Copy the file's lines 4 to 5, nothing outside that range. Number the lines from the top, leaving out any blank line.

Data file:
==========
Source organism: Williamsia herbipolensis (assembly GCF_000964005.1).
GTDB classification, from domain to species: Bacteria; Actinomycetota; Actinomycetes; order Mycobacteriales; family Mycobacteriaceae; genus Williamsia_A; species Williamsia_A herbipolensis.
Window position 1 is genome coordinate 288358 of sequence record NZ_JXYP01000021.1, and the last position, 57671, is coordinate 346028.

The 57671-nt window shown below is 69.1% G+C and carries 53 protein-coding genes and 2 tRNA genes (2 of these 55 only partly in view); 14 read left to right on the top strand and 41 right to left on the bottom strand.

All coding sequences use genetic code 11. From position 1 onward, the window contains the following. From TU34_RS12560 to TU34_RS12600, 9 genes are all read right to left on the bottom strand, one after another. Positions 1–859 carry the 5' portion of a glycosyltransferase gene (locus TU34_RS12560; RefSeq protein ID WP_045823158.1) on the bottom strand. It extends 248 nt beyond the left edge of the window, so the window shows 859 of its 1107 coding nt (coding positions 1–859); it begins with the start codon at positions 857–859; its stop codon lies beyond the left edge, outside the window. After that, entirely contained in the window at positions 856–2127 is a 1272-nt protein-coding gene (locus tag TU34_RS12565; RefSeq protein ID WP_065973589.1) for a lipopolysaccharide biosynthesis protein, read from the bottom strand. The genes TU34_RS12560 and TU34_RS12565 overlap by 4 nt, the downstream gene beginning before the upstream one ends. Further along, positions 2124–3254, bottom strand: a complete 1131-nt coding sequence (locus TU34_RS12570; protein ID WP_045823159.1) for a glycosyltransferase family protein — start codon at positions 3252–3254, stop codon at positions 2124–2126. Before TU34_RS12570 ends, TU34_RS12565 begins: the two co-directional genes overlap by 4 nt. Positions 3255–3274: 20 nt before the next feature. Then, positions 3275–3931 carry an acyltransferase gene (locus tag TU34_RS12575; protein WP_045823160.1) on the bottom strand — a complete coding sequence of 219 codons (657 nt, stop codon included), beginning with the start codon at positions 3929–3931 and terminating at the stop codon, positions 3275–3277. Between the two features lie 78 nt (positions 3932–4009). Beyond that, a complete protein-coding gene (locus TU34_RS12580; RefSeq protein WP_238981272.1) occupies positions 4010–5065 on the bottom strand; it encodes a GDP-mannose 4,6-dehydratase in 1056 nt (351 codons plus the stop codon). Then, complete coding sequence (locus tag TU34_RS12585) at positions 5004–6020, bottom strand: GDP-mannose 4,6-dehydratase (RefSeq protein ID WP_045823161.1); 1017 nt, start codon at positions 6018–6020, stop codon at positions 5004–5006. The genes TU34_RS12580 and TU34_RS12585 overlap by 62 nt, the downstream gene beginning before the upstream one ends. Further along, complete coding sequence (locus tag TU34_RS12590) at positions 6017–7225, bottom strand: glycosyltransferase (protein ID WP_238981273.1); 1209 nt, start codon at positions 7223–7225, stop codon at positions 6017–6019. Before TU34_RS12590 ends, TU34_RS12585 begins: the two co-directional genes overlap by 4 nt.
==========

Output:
The 57671-nt window shown below is 69.1% G+C and carries 53 protein-coding genes and 2 tRNA genes (2 of these 55 only partly in view); 14 read left to right on the top strand and 41 right to left on the bottom strand.

All coding sequences use genetic code 11. From position 1 onward, the window contains the following. From TU34_RS12560 to TU34_RS12600, 9 genes are all read right to left on the bottom strand, one after another. Positions 1–859 carry the 5' portion of a glycosyltransferase gene (locus TU34_RS12560; RefSeq protein ID WP_045823158.1) on the bottom strand. It extends 248 nt beyond the left edge of the window, so the window shows 859 of its 1107 coding nt (coding positions 1–859); it begins with the start codon at positions 857–859; its stop codon lies beyond the left edge, outside the window. After that, entirely contained in the window at positions 856–2127 is a 1272-nt protein-coding gene (locus tag TU34_RS12565; RefSeq protein ID WP_065973589.1) for a lipopolysaccharide biosynthesis protein, read from the bottom strand. The genes TU34_RS12560 and TU34_RS12565 overlap by 4 nt, the downstream gene beginning before the upstream one ends. Further along, positions 2124–3254, bottom strand: a complete 1131-nt coding sequence (locus TU34_RS12570; protein ID WP_045823159.1) for a glycosyltransferase family protein — start codon at positions 3252–3254, stop codon at positions 2124–2126. Before TU34_RS12570 ends, TU34_RS12565 begins: the two co-directional genes overlap by 4 nt. Positions 3255–3274: 20 nt before the next feature. Then, positions 3275–3931 carry an acyltransferase gene (locus tag TU34_RS12575; protein WP_045823160.1) on the bottom strand — a complete coding sequence of 219 codons (657 nt, stop codon included), beginning with the start codon at positions 3929–3931 and terminating at the stop codon, positions 3275–3277. Between the two features lie 78 nt (positions 3932–4009). Beyond that, a complete protein-coding gene (locus TU34_RS12580; RefSeq protein WP_238981272.1) occupies positions 4010–5065 on the bottom strand; it encodes a GDP-mannose 4,6-dehydratase in 1056 nt (351 codons plus the stop codon). Then, complete coding sequence (locus tag TU34_RS12585) at positions 5004–6020, bottom strand: GDP-mannose 4,6-dehydratase (RefSeq protein ID WP_045823161.1); 1017 nt, start codon at positions 6018–6020, stop codon at positions 5004–5006. The genes TU34_RS12580 and TU34_RS12585 overlap by 62 nt, the downstream gene beginning before the upstream one ends. Further along, complete coding sequence (locus tag TU34_RS12590) at positions 6017–7225, bottom strand: glycosyltransferase (protein ID WP_238981273.1); 1209 nt, start codon at positions 7223–7225, stop codon at positions 6017–6019. Before TU34_RS12590 ends, TU34_RS12585 begins: the two co-directional genes overlap by 4 nt.